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A New Role for The Digital Age: Who’s Your Marketing General Contractor?

One of the most frustrating experiences for a marketer is seeing a great product or service that is marketed incorrectly

One of the most frustrating experiences for a marketer is seeing a great product or service that is marketed incorrectly.  In this case, “incorrectly” may mean choosing the wrong target audience, choosing the wrong methods to reach that target audience, building creative that doesn’t resonate with that target audience, or a host of other mishaps.

Perhaps even more frustrating is watching a great product or service flop from a marketing standpoint not because of a weak marketing strategy, but rather due to the absence of a person or firm in the role of Marketing General Contractor.

Let me illustrate the need for a Marketing General Contractor using a situation I ran into a bit over a year ago.  I was approached by a medium-sized national sales organization that had grown to around 75 employees in 10 offices throughout the US.  The President of the organization had determined that it was time to “turn on the lead generation hose” with the help of the company’s first national marketing campaign.  With 90% of the company’s employees in sales roles, the President had to look outside for help in building the marketing campaign.  Here’s how she attacked the situation:

  • Hired a branding firm to help redesign the company logo and printed collateral.
  • Hired a web design and development firm to help redesign the company website.
  • Hired an SEO consultant to handle the optimization of the new website.
  • Hired a PPC firm to launch local search marketing campaigns for each office.
  • Hired a public relations firm to tell the company growth story to the media.
  • Hired an email marketing vendor to create and deliver a monthly email newsletter.
  • Hired a copywriter to create and write posts for the new company blog.
  • Hired a consultant to place print advertising in selected local markets.

On the surface, that looks fine, right?  After all, it’s become pretty commonplace for companies to hire different specialists for different roles.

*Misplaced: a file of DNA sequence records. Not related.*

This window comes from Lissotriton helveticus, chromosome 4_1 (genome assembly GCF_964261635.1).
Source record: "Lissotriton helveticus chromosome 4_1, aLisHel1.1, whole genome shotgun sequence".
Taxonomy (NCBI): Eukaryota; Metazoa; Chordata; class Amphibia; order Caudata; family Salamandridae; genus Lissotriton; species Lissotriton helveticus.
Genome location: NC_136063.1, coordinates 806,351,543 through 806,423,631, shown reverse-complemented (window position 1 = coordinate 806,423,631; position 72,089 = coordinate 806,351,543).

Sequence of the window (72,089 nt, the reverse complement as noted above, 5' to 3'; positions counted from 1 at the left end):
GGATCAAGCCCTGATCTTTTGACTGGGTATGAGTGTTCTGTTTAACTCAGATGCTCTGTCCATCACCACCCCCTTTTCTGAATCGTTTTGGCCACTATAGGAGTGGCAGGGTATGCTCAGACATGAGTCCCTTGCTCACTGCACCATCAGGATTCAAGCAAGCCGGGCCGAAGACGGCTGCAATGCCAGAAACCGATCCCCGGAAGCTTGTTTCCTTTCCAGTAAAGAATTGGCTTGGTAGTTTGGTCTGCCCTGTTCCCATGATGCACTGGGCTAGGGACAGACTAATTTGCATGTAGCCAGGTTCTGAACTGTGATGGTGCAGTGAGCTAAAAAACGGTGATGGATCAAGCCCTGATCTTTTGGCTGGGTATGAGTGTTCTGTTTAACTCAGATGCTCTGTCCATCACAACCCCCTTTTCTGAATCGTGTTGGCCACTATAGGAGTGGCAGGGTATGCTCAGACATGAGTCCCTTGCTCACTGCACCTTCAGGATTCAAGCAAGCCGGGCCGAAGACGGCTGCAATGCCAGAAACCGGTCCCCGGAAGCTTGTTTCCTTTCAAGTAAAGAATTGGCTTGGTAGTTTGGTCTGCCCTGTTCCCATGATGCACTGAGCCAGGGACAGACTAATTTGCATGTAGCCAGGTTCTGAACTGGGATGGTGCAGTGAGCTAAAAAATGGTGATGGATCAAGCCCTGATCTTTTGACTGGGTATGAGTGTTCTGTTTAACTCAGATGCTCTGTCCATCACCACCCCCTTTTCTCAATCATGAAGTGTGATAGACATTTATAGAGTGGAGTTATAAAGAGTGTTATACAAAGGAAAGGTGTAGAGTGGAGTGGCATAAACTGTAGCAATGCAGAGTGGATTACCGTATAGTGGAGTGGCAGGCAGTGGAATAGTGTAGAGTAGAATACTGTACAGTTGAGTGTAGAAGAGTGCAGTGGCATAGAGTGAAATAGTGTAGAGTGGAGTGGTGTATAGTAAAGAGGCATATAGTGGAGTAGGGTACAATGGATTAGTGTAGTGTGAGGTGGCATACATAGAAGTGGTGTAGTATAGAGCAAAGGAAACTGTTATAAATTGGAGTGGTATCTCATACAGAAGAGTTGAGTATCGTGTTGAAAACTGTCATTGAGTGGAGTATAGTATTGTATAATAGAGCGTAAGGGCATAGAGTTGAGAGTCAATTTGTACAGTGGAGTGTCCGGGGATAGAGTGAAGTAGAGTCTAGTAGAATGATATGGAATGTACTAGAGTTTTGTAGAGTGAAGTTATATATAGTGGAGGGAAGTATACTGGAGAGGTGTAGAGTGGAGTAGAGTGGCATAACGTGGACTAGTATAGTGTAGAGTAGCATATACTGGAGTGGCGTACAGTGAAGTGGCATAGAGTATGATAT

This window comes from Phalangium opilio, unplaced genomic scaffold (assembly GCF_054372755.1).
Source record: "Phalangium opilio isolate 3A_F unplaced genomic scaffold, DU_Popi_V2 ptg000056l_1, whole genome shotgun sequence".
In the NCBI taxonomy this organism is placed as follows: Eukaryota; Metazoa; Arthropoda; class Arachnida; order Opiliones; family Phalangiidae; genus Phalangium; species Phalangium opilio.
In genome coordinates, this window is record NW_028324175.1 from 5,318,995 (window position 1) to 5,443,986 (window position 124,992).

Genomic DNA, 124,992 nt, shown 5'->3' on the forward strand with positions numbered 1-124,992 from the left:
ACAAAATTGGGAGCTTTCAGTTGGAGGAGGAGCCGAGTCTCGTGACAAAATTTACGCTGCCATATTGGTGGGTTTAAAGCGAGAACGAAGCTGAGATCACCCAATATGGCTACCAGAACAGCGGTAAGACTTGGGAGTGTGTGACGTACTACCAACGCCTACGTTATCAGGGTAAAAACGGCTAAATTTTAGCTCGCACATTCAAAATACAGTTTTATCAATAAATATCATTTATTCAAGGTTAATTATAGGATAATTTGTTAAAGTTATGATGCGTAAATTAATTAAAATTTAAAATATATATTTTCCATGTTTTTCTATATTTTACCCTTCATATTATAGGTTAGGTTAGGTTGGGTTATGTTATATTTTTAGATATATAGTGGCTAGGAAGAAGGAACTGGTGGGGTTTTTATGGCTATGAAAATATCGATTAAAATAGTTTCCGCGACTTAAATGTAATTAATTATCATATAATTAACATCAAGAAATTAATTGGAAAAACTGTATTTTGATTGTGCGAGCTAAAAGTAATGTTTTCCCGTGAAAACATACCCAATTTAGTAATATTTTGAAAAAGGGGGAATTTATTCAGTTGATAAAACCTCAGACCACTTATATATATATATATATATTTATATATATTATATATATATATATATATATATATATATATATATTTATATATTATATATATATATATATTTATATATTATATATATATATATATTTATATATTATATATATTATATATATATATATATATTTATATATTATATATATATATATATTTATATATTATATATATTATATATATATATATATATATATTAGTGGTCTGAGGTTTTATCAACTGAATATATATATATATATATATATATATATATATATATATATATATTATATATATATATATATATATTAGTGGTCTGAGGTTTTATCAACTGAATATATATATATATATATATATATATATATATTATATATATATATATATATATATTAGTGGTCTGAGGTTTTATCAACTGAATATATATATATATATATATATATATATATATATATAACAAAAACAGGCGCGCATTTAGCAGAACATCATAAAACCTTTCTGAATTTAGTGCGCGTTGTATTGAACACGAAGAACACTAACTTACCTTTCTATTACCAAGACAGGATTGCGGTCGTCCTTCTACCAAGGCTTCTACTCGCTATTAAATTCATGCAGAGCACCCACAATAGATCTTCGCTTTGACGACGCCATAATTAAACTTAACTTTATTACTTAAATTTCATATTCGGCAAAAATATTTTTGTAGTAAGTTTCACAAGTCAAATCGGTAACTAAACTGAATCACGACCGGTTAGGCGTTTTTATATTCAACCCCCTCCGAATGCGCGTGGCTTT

The President called me after dealing with these vendors, agencies and consultants for 3 months, and here were some of the complaints:

  • I can’t get these agencies and vendors to communicate with each other on a regular basis.
  • All the creative looks different - the site doesn’t look like the collateral, the collateral doesn’t look like the blog, the blog doesn’t look like the print advertising.
  • I don’t have time for all the conference calls, reviews, and approvals.
  • Everyone is asking for a larger share of the budget.
  • I don’t understand the fee structures - the PPC firm wants to charge on percentage of spend, the SEO guy wants to charge hourly, and the email marketing vendors charges one rate for creative, another rate for delivery, and yet another rate for reporting.

I listened for a while, and then asked a very simple question:  Who built the plan and who is managing the execution of that plan?

She didn’t hesitate at all.  She built the plan, and was relying on the marketing coordinator she hired 3 months ago to help pull it all together.  She figured these outside agencies and consultants would help build and execute the plan as well.

This was the answer I was afraid of.  The President of the company and a junior level marketing coordinator were responsible for launching a $250,000 marketing campaign that included a complete marketing makeover and the management of 6 - 10 outside vendors.

This is a great example of a company making marketing far more complicated than it has to be.  These guys figured the best way to maximize every marketing dollar was to make sure they hired specialists and addressed as many marketing vehicles as possible.  To use a sports analogy, there was only one problem with this strategy: the team owner, the batboy, and a bunch of talented but overpaid players were trying to win ball games without a coach or a general manager.

Your Marketing General Contractor may be your VP Marketing.  Or your Director of Marketing.  Perhaps an outsourced CMO type.  Maybe a short-term consultant that helps you develop the plan, select the right vendors, and manage the project/process.  Whoever it is, this person should be one of the most organized people in your company.

Don’t make the mistake that this organization made.  Get your Marketing General Contractor in place before you start building the roster.

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More Stories By Mike Sweeney

Mike Sweeney and Right Source Marketing help organizations build their marketing strategy, organize the structure to accommodate that strategy, and deliver the specific services to execute that strategy. We do this through a unique model that provides senior level strategic consulting as well as specific services that cover every area of an organization’s marketing plan.